I’m not sure whether other professions fall prey to the way certain people regard the graphic arts, but it does seem to be a vocation filled with ambiguity—on behalf of the artist and the client or potential client. Many times when I’ve been asked whether I can do this or that by a perspective new client, there’s this nagging voice in the back of my head as to whether they will be able to compensate me for my time. This query became even more complicated when a friend or acquaintance made the request. I often wondered to myself, do they expect me to work for free or so close to free that it’s really not worth it? If you’re wondering why I would even go down this path of thinking, it’s because as a freelancer, it’s happened so many times, that I’ve lost track.
The irony is that it never needed to happen if I had set the right boundaries with myself and everyone else in the context of my craft earlier in my career. In the past when someone I cared about would ask me to do design related work for them, I felt confused and conflicted about how much to charge, whether they assumed I’d do the work for free and if they intended to compensate me, whether they would question my rate…so on and so forth. Guess what uncertainty breeds?
More of the same.
Fast forward to about 6 months ago, one of my friends from business school asked me whether I could help her with a small project and my immediate reaction was, “I’d love to, but I don’t work for free.” She replied, “I don’t expect you to and what’s you’re hourly rate?” When I told her, I had this sinking feeling in my stomach that she would retract from wanting my help. Surprisingly, she agreed and we ended up working together. The reason I wanted to bring this up is that we are often sizing people up and making assumptions about all sorts of things. When it comes to perspective work, I would say, keep the doors open for the potential of working with just about anyone. That is unless they’re the wrong fit and if so, determine in advance the attributes or conditions that would make them the right or wrong client for you. The best way to gain insight into this area is through your own personal experience. However, it never hurts to create a list for yourself to gain clarity around the issue.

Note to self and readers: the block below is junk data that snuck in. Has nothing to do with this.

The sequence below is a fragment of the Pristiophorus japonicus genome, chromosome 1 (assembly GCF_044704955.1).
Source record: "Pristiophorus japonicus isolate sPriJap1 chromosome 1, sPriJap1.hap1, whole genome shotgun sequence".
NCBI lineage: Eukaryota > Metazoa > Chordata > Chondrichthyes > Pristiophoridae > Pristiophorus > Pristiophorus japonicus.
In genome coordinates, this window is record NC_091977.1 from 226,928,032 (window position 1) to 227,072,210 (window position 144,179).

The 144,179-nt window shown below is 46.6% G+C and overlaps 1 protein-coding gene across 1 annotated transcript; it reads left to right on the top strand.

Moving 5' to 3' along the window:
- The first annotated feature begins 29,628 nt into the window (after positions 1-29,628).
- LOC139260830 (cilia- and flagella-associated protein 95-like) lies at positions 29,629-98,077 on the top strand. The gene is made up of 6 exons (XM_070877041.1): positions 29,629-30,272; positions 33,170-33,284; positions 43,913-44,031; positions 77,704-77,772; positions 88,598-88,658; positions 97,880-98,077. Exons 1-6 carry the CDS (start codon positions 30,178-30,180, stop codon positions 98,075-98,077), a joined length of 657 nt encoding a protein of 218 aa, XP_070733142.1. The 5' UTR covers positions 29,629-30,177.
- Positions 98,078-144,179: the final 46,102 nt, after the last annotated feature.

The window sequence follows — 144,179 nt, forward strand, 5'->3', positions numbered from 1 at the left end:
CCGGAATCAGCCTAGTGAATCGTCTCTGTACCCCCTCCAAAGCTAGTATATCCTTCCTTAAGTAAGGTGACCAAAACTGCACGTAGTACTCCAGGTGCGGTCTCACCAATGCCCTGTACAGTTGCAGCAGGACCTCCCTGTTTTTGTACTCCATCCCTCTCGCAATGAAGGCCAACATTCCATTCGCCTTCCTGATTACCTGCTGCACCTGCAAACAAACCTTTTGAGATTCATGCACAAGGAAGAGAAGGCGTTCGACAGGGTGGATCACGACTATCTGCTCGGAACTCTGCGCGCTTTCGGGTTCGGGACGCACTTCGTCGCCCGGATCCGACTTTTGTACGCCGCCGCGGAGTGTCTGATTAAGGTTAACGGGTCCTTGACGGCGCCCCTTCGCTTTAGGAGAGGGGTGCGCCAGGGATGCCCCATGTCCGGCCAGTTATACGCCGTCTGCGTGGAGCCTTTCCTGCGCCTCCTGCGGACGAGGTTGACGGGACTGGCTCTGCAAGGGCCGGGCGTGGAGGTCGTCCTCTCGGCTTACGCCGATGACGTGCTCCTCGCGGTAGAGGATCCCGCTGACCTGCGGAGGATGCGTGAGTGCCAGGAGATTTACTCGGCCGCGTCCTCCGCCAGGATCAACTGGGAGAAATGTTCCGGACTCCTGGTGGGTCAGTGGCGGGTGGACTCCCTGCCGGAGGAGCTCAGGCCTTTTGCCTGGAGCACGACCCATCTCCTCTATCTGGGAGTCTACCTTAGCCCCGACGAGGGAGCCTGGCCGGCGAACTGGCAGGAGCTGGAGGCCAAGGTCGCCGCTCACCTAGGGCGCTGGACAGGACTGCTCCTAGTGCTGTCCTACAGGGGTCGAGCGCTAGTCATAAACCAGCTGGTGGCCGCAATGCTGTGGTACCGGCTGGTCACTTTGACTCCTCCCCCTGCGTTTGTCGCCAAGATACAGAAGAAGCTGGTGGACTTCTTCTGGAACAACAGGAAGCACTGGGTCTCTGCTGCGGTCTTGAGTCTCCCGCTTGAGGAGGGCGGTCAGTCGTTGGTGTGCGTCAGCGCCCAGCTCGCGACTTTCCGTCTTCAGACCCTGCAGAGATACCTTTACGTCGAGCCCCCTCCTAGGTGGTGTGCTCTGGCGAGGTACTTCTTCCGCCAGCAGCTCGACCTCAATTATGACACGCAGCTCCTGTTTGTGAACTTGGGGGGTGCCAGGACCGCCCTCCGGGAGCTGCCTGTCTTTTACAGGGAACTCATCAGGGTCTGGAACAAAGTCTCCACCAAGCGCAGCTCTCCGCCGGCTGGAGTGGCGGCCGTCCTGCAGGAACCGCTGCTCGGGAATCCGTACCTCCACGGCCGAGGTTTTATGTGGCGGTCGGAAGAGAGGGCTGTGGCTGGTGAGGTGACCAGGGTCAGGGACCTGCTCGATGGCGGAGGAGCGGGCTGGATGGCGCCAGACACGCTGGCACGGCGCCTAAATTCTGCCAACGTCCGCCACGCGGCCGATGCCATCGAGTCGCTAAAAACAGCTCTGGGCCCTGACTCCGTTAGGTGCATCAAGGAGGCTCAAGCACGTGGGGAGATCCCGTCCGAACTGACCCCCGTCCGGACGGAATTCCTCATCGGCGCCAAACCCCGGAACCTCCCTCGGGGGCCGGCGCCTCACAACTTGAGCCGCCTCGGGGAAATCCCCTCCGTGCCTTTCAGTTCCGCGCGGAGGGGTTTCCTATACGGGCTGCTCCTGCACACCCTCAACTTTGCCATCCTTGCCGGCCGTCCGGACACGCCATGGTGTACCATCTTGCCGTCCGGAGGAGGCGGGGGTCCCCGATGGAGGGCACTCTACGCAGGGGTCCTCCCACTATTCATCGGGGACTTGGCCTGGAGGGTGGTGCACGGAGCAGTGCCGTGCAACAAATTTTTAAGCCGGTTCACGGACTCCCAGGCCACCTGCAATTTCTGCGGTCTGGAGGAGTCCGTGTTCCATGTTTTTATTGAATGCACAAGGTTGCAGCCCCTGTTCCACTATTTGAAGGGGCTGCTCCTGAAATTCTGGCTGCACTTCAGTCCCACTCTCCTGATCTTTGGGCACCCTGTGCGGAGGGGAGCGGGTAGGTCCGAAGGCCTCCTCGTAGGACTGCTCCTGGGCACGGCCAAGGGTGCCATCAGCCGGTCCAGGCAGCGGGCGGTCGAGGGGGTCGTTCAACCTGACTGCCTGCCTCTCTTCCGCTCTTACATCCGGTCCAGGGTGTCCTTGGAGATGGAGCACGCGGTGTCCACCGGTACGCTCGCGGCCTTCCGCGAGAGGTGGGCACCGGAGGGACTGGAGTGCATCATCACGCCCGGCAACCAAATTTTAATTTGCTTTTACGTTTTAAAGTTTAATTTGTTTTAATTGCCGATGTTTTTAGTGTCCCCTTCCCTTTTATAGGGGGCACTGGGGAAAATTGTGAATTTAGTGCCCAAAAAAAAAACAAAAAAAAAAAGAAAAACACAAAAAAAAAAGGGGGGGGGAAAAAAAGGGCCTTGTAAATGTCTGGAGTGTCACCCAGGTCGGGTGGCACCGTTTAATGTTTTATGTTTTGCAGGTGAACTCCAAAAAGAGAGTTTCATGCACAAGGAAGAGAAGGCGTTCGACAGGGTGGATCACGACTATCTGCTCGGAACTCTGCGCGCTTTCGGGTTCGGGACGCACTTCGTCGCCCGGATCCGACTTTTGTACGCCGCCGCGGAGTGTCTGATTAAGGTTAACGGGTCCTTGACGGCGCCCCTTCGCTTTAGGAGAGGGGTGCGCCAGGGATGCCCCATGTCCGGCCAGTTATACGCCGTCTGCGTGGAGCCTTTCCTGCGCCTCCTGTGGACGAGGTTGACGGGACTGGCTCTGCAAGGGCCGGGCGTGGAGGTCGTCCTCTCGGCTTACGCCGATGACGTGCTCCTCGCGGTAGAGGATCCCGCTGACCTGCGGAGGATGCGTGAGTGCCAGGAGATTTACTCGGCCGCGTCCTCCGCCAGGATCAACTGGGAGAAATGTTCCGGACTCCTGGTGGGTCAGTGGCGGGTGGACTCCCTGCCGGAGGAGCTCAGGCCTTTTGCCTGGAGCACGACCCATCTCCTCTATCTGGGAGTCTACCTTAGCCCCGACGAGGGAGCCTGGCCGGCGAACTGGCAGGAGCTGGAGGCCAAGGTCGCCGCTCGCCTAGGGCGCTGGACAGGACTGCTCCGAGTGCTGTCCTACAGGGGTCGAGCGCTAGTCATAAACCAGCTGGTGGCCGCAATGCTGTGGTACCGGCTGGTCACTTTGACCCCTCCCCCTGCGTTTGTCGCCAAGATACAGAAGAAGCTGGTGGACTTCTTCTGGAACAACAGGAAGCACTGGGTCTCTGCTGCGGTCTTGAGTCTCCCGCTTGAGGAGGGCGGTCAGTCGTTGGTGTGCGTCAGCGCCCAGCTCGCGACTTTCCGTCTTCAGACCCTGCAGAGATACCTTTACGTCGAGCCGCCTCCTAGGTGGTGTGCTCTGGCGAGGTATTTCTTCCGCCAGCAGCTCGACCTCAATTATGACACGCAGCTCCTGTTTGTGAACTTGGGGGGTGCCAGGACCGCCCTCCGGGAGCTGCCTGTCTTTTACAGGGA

Here’s my list of what I look for in a working relationship with clients and potential clients.
- Do we get along?
- Mutual respect
- Is the client’s work/industry something I can stand behind? (I’m not talking about splitting hairs here, as much as I personally wouldn’t work with a company that’s engaged in the tobacco or fire-arms industries. It’s about aligning values and being intentional about how you navigate through the world)
- Open communication
- Ability to navigate basic technology to proof design iterations
- Ability to compensate me
- Commitment to a contract that spells out the scope of work
- If the other person assumes that you work for free
- A client that exhibits a lot of drama—problem makers vs. problem solvers
- Someone who doesn’t really know what they want but expects you to magically create something from nothing in the absence of a concept or content. (Magicians are in the business of cultivating magic…designers are not.)
- A client that shows repeated behavior of exceeding the project scope and not compensating you for your additional time. (This is a shared problem by both the designer and the client because a designer should not continue working on a project when the scope has changed and adequate communication has not taken place, specifying as such.)
Ultimately it’s not your job to preemptively determine whether someone can or can’t pay you. However, it is your job to have a plan and some numbers ready on the fly for an hourly rate, or better yet, gather more information about the project scope and prepare a formal estimate for your potential client. There’s nothing quite like a contract to get yourself and your client to a level of commitment that’s professional and respectful.